The Future of Intelligent Robots
Posted 14 Feb 2004 at 19:01 UTC by steve
There's a new CNET news
article that gives a concise overview of the state of the robotics
industry today. Nothing new or unexpected here - more robots than ever
being used; Japan is the world leader in robotics with the US a distant
second; military and space robotics are the highest profile right now;
robots still aren't smart enough to replace humans.
which robots?, posted 14 Feb 2004 at 19:42 UTC by outsider »
I must say that most of the things that are called robots, are not. The
'robots' that build cars are not robots. The police 'robots' are not
robots. They are just excavators!. If some one says that the previous
examples are robots, then he must agree that the vacuum cleaner is too.
And my car is also a robot!, And my calculator, my clock... they are
not, they are just machines!.
R2-D2 is a robot. The Mars express robot is a robot. Aibo and Qrio are
robots. Robots must exhibit a reactive behavior and intelligence in some
sense and not stay rigid without intelligence.
To understand this took me a long time and made me left IA for a long
1) I agree with outsider about most robots you hear
about, really being just complex machines.
On a lighter note, I sure wish that a TV show, at the level of
popularity and broadcast frequency of "Robot Wars", would come along and
cover more of the true robot competitions. Tech TV'S "Robot Wars"
robots are pretty much remote controlled cars that bash into each
2) From the article:
"but robots replace jobs that are the kind of jobs that
nobody wants to do or are good at doing."
The bigger threat to jobs isn't robots but advancements in AI in
general. There are more jobs that aren't dangerous that could be
replaced by more advanced computers with better problem solving
capacity, then those that could be replaced by a more capable machine.
The fly in the ointment to this discussion is of course a full-fledged
sci-fi type android that could replace us all, but that is not an
immediate threat, where better A.I. is. Remember the considerable
damage computers did, with just a handful of useful algorithms and
simulations, to the middle manager job demographic.
Job loss II, posted 14 Feb 2004 at 22:08 UTC by roschler »
Lo and behold, I jump over to Slashdot.org and there is a story on how
the stage production Les Miserables, is replacing half it's musician
staff with computer based synthesizers. This is being done to save
about $5000 a week. Here's a link to the article.
From the above definition of "a robot" the current mars rovers cited in
the article would hardly qualify for the term, and are far more closely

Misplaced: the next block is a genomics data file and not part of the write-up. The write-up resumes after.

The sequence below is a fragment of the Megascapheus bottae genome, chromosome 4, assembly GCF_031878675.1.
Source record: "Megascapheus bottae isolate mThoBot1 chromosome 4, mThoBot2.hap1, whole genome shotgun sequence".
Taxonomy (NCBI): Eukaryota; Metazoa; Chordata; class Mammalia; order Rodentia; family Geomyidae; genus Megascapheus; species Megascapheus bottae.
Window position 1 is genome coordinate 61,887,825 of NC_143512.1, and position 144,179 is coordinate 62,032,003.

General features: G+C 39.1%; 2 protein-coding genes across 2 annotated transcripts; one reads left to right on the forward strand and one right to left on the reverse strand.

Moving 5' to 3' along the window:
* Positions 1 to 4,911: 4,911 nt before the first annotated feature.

allied to the radio controlled car-bots of robot wars. The NASA rovers
so far are extremely heavily teleoperated by human intelligences from
another planet (sounds a bit X-files, huh). It took the best part of a
week for both rovers to even roll off their own landing pads, and that's
not because they're just dim-witted it's because every decision and
action is being specifically requested by NASA engineers.
Actually the word "robot" doesn't imply any intelligence or autonomous
ability. It was just taken from a Czech word meaning "forced labour".
Robots, posted 15 Feb 2004 at 00:29 UTC by steve »
The problem with arguments over what's a robot and what isn't, is that
"robot" doesn't seem to have any single, agreed upon definition. By most
dictionary definitions, industrial robots found in car factories and
even the radio-controlled "battlebots" would qualify. But few actual
robot builders would agree with most dictionary definitions of the term,
prefering instead to use a sort of Platonic, science-fiction ideal of
the robot like R2-D2 or Mr. Data.
At a recent DPRG get together where this topic came up, the point was
made that one of the problems with defining the term "robot" is that it
essentially is a science fiction term with which reality is slowly
catching up. It was coined as part of a science fiction story (as was
"robotics", as a term for the science of robots, some time later by
Isaac Asimov in another story).
And, to make things worse, it seems that over time, the word robot has
evolved a lot of different meanings to different people. To someone
participating in Robot Wars, a robot is anything that looks a certain way
regardless of its behavior. To a business, a robot may be any machine
that can do work a human used to do. To a lot of us, it's an autonomous,
if not sentient form of life. (if we have any students of General
there, robot would qualify for what Korzybski called a "multi-ordinal"
term. He believed
multi-ordinal terms could usually found as the root cause of most human
arguments and disagreements).
I gave it some thought and I came to the same conclusion as
steve. To me, a complex machine that has the ability
to function autonomously, is a robot in my mind. Even if it
communicates with a human, as long as the human is not responsible for
dictating every low-level aspect of the machine's (robot) actions and
At some point of complexity we cross from robot into android, but
there's a whole lot of sensor technology and lower level A.I. that
comes before that threshold is reached. In addition, the term android
has a heavy anthropomorphic connotation, and therefore many robots will
never be considered androids because they're appearance and function
will be very different from humans, even if they have superior A.I to
other machines that are considered androids.